Car accidents happen in a variety of ways. The type of car accident that occurs can often provide crucial information about how an accident happened, who is at fault, and the injuries that commonly result from that type of crash. The most common types of accidents can be categorized as follows:
Head-on collisions occur when vehicles traveling in opposite directions collide directly. These collisions are often catastrophic and are more likely to cause serious injuries and death than other types of collisions because of the competing forces at play. These crashes typically occur when one car is on the wrong side of the road, such as with drunk or distracted driving, unsafe passing, drowsy driving, swerving to avoid an animal or construction zone, or loss of control due to ice or water on the road. Head-on crashes are more common in rural areas along two-lane roads with no dividers.
Speed is often a contributing factor in more serious head-on collisions. However, a serious head-on crash can happen at any speed, particularly when a larger or heavier vehicle is involved with a standard passenger vehicle.
In a T-bone or “broadside” crash, the front end of one vehicle collides with the side of another. These accidents are most common at intersections, such as when one driver runs a red light or makes a left-hand turn into oncoming traffic. These crashes are particularly dangerous for the people on the side of the car that is struck because the only barrier between them and the oncoming vehicle is the thin door.
The cause of a T-bone crash is generally that one driver failed to yield the right-of-way to the person who had the right to pass through the intersection first. Because there are clear rules for who has the right-of-way at intersections, it is often easy to determine who was at fault in T-bone crashes once the facts are established. To avoid these types of crashes, always make sure that other traffic has stopped before entering an intersection and never count on other drivers to slow or stop for you.
A rear-end collision, also called a fender bender, occurs when the front of one vehicle strikes the back of another. These types of accidents typically happen in congested areas when heavy traffic requires vehicles to stop and go over a stretch of road. Additionally, rear-end crashes are common when one vehicle slows or stops and the vehicle behind them does not notice, often due to drunk, distracted, or drowsy driving. These crashes are much more likely when a driver is tailgating.
Many people may try to downplay rear-end crashes and label them as minor collisions. However, that is not always the case. When the vehicle that causes the rear-end crash is traveling at a high rate of speed or is much larger than the vehicle struck, significant damage and injuries can occur. The human body is also fragile, and even low-speed collisions can cause significant injuries.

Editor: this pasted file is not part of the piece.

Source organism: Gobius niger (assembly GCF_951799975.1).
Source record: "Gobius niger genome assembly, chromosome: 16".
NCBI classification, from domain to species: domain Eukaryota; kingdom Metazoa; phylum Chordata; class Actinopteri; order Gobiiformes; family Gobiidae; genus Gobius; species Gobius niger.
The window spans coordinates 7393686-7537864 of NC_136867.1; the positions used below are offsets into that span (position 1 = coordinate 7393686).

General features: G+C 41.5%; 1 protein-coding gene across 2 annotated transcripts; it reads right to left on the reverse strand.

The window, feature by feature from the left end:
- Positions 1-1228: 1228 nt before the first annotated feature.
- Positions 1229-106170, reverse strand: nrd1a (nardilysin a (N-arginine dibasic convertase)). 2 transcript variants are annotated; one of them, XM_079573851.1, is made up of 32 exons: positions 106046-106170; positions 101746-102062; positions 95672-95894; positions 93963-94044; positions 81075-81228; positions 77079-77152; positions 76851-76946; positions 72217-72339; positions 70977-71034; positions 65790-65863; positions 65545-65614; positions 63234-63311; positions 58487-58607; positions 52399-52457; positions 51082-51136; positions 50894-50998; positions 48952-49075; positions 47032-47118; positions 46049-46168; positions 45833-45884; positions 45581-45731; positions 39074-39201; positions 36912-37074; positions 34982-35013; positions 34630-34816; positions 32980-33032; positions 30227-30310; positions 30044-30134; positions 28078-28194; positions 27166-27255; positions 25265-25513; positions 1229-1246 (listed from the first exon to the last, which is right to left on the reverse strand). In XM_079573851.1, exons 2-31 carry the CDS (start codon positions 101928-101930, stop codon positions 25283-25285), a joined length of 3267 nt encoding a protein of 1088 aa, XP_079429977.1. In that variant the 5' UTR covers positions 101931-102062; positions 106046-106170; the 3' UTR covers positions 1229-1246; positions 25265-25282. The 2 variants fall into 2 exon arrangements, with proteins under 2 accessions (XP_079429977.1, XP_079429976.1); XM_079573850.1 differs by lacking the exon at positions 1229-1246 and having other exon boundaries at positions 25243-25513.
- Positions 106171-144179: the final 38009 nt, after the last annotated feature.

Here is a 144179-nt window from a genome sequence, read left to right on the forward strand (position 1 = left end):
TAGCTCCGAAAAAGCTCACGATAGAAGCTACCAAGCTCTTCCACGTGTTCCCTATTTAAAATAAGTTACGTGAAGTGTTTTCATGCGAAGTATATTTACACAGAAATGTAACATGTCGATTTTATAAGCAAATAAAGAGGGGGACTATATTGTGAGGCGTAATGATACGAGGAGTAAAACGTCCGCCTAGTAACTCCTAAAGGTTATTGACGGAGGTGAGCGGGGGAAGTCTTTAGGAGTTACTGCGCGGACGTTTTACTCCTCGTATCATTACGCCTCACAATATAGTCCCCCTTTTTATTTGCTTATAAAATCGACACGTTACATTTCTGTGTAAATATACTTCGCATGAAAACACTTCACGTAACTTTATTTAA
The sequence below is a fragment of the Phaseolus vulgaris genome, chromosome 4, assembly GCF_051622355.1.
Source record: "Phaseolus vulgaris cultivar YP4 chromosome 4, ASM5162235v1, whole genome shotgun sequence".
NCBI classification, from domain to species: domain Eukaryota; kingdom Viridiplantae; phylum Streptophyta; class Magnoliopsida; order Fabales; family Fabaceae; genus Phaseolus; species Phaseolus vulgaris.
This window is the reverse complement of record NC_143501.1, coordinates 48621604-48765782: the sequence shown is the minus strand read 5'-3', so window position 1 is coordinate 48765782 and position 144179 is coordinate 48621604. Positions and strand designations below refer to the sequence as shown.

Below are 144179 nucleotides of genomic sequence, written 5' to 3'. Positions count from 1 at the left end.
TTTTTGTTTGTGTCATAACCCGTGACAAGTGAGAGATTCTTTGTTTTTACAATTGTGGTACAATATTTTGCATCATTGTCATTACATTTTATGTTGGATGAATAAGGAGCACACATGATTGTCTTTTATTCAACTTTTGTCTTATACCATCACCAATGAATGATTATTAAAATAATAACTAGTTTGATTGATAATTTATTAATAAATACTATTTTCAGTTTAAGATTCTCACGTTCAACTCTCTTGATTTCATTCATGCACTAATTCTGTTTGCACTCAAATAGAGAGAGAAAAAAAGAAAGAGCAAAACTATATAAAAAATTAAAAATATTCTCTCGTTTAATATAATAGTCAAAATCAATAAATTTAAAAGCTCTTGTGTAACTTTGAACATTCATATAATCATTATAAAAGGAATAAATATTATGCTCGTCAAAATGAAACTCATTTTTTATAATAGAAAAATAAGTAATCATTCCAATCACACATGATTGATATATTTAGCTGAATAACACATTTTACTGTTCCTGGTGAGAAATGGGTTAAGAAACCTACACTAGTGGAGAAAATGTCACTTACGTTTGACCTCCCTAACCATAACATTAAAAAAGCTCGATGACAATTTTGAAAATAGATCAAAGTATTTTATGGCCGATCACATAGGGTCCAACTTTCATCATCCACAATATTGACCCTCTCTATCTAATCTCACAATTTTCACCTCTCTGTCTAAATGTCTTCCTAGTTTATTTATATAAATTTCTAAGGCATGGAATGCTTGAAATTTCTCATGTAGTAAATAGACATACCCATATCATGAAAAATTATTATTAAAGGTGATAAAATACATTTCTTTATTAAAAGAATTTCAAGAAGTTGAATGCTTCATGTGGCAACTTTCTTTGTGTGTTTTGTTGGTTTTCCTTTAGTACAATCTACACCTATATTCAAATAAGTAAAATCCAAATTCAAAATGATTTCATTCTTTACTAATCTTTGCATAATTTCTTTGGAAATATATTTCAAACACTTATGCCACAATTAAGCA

The sudden and unexpected thrust forward of an occupant’s body in this type of collision can cause injuries such as whiplash, fractures or disc bulges in the neck and back, traumatic brain injuries, broken bones, including broken ribs or clavicles from the seat belt, or injuries to the knees and ankles when the lower extremities are pushed into the dashboard.
Multi-car accidents or pileups
A chain reaction accident is one in which the force of the initial collision causes the vehicle that was struck to hit another vehicle or other vehicles become involved in the crash because there is no way to avoid the disabled vehicles.
These multi-car pile ups can happen anywhere but are most common on highways and interstates during heavy traffic or bad weather. These are often mass casualty events that can result in injuries or fatalities to multiple victims. In Michigan, these crashes often occur when the roads are icy and snow causes white-out conditions; an initial collision occurs and drivers behind them cannot see that they have to stop.
Liability in these types of car crashes is very complex, and multiple insurers will be involved. It can be difficult to determine who is liable for a victim’s injuries.
Single car crash
A crash in which only one car suffers damage can happen for many reasons. A single car crash happens when a driver loses control of their vehicle and leaves the roadway or hits a tree, pole, or other obstacle. This can be the result of drunk, distracted, or drowsy driving, poor road conditions or weather, swerving suddenly to avoid an animal or debris in the road, and more. Passengers who are seriously injured in this type of collision may be able to seek damages from the driver.
Single car crashes can also involve another vehicle that does not physically impact the other. One driver may lose control while attempting to avoid a collision with someone who was driving negligently or suddenly darted out into traffic. Thus, there may be another party at fault even in a single-car crash.
Single car crashes are actually the most common type of crash in Michigan by a significant margin.
Sideswipes occur when vehicles collide while they are traveling in the same direction. For example, a vehicle that encroaches or drifts into another vehicle’s lane may hit the side of another car, or a car that changes lanes may strike a vehicle in its blind spot.
While these accidents tend to be less severe than others, they can still be deadly. A sideswipe in moving traffic can cause a vehicle to careen off the road, roll over, or strike other vehicles near them when the impact is forceful.
These accidents can be some of the most terrifying to experience and often result in severe injuries or death to occupants in the rollover vehicle. Rollovers are the second most dangerous type of crash, after head-on collisions. If the occupants of the vehicle are not wearing their seatbelts, the outcome is often far worse.
Any number of actions can trigger the rollover of a vehicle. Speed, quick turns, erratic maneuvers, fast lane changes, and other reckless driving can cause a car to flip. Other causes include uneven pavement or poor road condition, problems with how cargo is loaded, being struck on the side by another vehicle, or swerving to avoid a reckless driver.